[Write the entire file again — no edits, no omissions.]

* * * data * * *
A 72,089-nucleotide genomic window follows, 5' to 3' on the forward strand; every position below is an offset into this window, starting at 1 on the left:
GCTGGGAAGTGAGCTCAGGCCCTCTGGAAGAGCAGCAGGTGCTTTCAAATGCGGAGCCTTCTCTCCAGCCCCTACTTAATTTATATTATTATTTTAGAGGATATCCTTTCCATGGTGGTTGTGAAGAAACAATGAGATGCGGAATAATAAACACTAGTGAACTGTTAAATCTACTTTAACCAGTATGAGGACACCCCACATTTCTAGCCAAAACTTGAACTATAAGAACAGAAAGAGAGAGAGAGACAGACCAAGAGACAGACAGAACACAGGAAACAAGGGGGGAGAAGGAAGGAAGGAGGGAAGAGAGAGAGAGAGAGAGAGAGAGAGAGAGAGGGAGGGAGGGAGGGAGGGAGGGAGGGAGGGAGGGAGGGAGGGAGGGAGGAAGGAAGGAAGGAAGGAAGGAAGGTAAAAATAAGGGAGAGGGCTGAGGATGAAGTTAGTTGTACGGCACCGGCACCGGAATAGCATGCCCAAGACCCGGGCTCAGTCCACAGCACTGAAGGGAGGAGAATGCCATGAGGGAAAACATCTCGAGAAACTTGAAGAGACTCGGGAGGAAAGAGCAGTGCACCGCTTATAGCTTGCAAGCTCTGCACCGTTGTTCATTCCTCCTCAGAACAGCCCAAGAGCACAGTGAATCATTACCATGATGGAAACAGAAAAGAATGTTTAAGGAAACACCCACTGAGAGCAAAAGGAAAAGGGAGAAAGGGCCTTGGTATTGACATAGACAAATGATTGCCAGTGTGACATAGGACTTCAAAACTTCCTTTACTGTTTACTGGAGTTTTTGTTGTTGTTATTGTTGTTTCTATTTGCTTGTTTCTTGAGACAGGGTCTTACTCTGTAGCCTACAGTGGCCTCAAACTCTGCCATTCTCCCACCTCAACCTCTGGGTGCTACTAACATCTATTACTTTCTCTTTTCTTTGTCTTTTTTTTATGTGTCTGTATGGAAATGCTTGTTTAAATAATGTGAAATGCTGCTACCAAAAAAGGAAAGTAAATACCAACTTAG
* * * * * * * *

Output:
A 72,089-nucleotide genomic window follows, 5' to 3' on the forward strand; every position below is an offset into this window, starting at 1 on the left:
GCTGGGAAGTGAGCTCAGGCCCTCTGGAAGAGCAGCAGGTGCTTTCAAATGCGGAGCCTTCTCTCCAGCCCCTACTTAATTTATATTATTATTTTAGAGGATATCCTTTCCATGGTGGTTGTGAAGAAACAATGAGATGCGGAATAATAAACACTAGTGAACTGTTAAATCTACTTTAACCAGTATGAGGACACCCCACATTTCTAGCCAAAACTTGAACTATAAGAACAGAAAGAGAGAGAGAGACAGACCAAGAGACAGACAGAACACAGGAAACAAGGGGGGAGAAGGAAGGAAGGAGGGAAGAGAGAGAGAGAGAGAGAGAGAGAGAGAGAGGGAGGGAGGGAGGGAGGGAGGGAGGGAGGGAGGGAGGGAGGGAGGGAGGAAGGAAGGAAGGAAGGAAGGAAGGTAAAAATAAGGGAGAGGGCTGAGGATGAAGTTAGTTGTACGGCACCGGCACCGGAATAGCATGCCCAAGACCCGGGCTCAGTCCACAGCACTGAAGGGAGGAGAATGCCATGAGGGAAAACATCTCGAGAAACTTGAAGAGACTCGGGAGGAAAGAGCAGTGCACCGCTTATAGCTTGCAAGCTCTGCACCGTTGTTCATTCCTCCTCAGAACAGCCCAAGAGCACAGTGAATCATTACCATGATGGAAACAGAAAAGAATGTTTAAGGAAACACCCACTGAGAGCAAAAGGAAAAGGGAGAAAGGGCCTTGGTATTGACATAGACAAATGATTGCCAGTGTGACATAGGACTTCAAAACTTCCTTTACTGTTTACTGGAGTTTTTGTTGTTGTTATTGTTGTTTCTATTTGCTTGTTTCTTGAGACAGGGTCTTACTCTGTAGCCTACAGTGGCCTCAAACTCTGCCATTCTCCCACCTCAACCTCTGGGTGCTACTAACATCTATTACTTTCTCTTTTCTTTGTCTTTTTTTTATGTGTCTGTATGGAAATGCTTGTTTAAATAATGTGAAATGCTGCTACCAAAAAAGGAAAGTAAATACCAACTTAG